According to data supplied by the Center for Responsive Politics, Microsoft employees also donated $22,500 to Bush's recount effort, and a Microsoft executive gave $100,000 to the Bush-Cheney Inauguration Committee.

    Quoted from the SF Chronicle [commondreams.org]
  • Microsoft has been around for quite a while, developing operating system after operating system, and now here they are, resident, in a majority of society's mind, as the only way to go. Of course, it hasn't always been in such a prestine position...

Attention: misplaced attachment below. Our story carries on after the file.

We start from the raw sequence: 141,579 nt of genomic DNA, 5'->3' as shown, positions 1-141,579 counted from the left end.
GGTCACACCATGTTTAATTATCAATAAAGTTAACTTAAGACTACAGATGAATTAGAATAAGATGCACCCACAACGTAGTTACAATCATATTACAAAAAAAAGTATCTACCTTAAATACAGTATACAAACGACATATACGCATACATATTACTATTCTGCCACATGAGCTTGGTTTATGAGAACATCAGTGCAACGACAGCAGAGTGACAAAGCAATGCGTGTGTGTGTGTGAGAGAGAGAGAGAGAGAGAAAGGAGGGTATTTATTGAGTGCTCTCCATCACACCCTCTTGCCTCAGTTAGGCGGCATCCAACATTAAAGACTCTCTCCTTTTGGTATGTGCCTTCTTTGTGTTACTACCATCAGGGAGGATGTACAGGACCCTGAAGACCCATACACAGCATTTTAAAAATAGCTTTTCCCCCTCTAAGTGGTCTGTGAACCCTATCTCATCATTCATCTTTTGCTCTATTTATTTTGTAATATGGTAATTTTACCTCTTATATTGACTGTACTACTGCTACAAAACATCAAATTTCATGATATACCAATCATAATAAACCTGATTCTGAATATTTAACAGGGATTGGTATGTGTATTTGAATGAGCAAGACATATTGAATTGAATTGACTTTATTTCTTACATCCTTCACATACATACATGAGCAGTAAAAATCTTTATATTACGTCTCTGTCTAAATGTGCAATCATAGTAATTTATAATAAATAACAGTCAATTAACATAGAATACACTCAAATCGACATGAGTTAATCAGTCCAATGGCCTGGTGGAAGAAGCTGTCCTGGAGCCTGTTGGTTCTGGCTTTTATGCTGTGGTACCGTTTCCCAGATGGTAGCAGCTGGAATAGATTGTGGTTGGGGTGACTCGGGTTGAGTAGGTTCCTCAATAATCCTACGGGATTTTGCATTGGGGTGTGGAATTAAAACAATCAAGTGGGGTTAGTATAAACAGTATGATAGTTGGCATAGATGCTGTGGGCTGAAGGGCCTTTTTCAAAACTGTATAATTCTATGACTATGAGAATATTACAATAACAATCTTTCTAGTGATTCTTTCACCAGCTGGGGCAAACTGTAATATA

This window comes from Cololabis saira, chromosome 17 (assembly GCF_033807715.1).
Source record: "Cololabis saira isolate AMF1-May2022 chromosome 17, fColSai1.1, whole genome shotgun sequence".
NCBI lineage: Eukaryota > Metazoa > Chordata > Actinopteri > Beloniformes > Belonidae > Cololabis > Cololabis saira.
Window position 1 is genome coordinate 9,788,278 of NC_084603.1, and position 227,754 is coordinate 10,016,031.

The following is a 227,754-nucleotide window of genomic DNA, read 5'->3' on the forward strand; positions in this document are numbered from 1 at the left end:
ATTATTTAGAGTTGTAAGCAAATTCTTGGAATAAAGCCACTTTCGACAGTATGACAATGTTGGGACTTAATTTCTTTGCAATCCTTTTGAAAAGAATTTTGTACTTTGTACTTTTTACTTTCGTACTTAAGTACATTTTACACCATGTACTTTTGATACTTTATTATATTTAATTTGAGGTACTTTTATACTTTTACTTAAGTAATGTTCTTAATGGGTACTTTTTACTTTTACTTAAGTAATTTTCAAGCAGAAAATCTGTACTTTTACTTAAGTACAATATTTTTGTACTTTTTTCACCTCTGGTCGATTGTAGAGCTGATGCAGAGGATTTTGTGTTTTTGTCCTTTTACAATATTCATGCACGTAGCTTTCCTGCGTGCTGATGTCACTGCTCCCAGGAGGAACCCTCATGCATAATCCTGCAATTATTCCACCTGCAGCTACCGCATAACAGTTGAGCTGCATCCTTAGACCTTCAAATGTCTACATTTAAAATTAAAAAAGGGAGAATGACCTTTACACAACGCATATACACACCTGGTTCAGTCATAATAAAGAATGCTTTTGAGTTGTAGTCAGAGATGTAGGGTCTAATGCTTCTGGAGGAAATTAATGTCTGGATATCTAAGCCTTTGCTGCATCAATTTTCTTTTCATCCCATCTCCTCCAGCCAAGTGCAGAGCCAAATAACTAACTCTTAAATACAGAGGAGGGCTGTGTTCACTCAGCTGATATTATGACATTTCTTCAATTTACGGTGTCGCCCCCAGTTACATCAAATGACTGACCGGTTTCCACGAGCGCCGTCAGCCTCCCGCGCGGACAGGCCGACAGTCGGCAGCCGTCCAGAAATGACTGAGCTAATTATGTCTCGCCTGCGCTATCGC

You see, it all started with Windows Version 1, just an attempt at an operating system for the newly spreading PC ideal, alas, Version 1 was far from a hit. Version 2 followed right in the footsteps of Version 1. Despite the initial failures, however, Version 3.0 was developed for another attempt to win the PC populus, which wasn't even much at the time, but its popularity was borderline. Then came Windows 3.1, which turned out to be a great deal more popular than its predecessors. Next, as an addition to Windows 3.1, Windows 3.11 was developed, a Windows environment for Work Groups! As soon as 3.11 was developed, it was not soon after that Windows 95 was in the making, and when 95 reared its head, the idea of such a simple-to-use GUI in a more flexible environment than what Macintosh offered had spread through the minds of the spreading PC user society. By the time Windows 95 emerged, Windows had pried the minds of hundreds of PC users, and from there, Windows became the only way to go for the average computer user. Its simple point and click environment offered such amazing flexibility to the user it was astounding, thus urging the development of Windows 98, the upgrade to 95, and 2000, the upgrade to Windows NT 4.0.